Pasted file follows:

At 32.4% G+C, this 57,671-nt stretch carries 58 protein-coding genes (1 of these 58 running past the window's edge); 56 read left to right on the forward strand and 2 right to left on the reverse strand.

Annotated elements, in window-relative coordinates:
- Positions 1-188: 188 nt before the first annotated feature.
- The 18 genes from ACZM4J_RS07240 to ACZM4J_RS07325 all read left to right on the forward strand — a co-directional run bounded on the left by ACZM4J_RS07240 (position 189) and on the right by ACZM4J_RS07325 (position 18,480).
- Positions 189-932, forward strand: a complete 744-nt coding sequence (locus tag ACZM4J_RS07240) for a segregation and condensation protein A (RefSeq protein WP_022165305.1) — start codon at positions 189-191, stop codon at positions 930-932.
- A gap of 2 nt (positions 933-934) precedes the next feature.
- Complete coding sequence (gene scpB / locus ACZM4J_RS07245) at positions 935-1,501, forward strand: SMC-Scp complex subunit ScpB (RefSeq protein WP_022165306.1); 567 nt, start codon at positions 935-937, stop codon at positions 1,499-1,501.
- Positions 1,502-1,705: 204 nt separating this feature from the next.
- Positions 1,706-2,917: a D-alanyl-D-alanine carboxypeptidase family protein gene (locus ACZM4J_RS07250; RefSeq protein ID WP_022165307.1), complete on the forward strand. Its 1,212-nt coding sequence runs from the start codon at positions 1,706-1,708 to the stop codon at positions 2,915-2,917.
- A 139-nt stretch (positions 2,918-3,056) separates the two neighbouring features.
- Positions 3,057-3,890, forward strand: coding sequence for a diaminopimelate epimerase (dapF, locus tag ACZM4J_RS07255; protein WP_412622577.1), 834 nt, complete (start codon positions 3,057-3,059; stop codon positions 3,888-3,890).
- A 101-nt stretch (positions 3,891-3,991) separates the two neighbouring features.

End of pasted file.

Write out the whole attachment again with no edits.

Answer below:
At 32.4% G+C, this 57,671-nt stretch carries 58 protein-coding genes (1 of these 58 running past the window's edge); 56 read left to right on the forward strand and 2 right to left on the reverse strand.

Annotated elements, in window-relative coordinates:
- Positions 1-188: 188 nt before the first annotated feature.
- The 18 genes from ACZM4J_RS07240 to ACZM4J_RS07325 all read left to right on the forward strand — a co-directional run bounded on the left by ACZM4J_RS07240 (position 189) and on the right by ACZM4J_RS07325 (position 18,480).
- Positions 189-932, forward strand: a complete 744-nt coding sequence (locus tag ACZM4J_RS07240) for a segregation and condensation protein A (RefSeq protein WP_022165305.1) — start codon at positions 189-191, stop codon at positions 930-932.
- A gap of 2 nt (positions 933-934) precedes the next feature.
- Complete coding sequence (gene scpB / locus ACZM4J_RS07245) at positions 935-1,501, forward strand: SMC-Scp complex subunit ScpB (RefSeq protein WP_022165306.1); 567 nt, start codon at positions 935-937, stop codon at positions 1,499-1,501.
- Positions 1,502-1,705: 204 nt separating this feature from the next.
- Positions 1,706-2,917: a D-alanyl-D-alanine carboxypeptidase family protein gene (locus ACZM4J_RS07250; RefSeq protein ID WP_022165307.1), complete on the forward strand. Its 1,212-nt coding sequence runs from the start codon at positions 1,706-1,708 to the stop codon at positions 2,915-2,917.
- A 139-nt stretch (positions 2,918-3,056) separates the two neighbouring features.
- Positions 3,057-3,890, forward strand: coding sequence for a diaminopimelate epimerase (dapF, locus tag ACZM4J_RS07255; protein WP_412622577.1), 834 nt, complete (start codon positions 3,057-3,059; stop codon positions 3,888-3,890).
- A 101-nt stretch (positions 3,891-3,991) separates the two neighbouring features.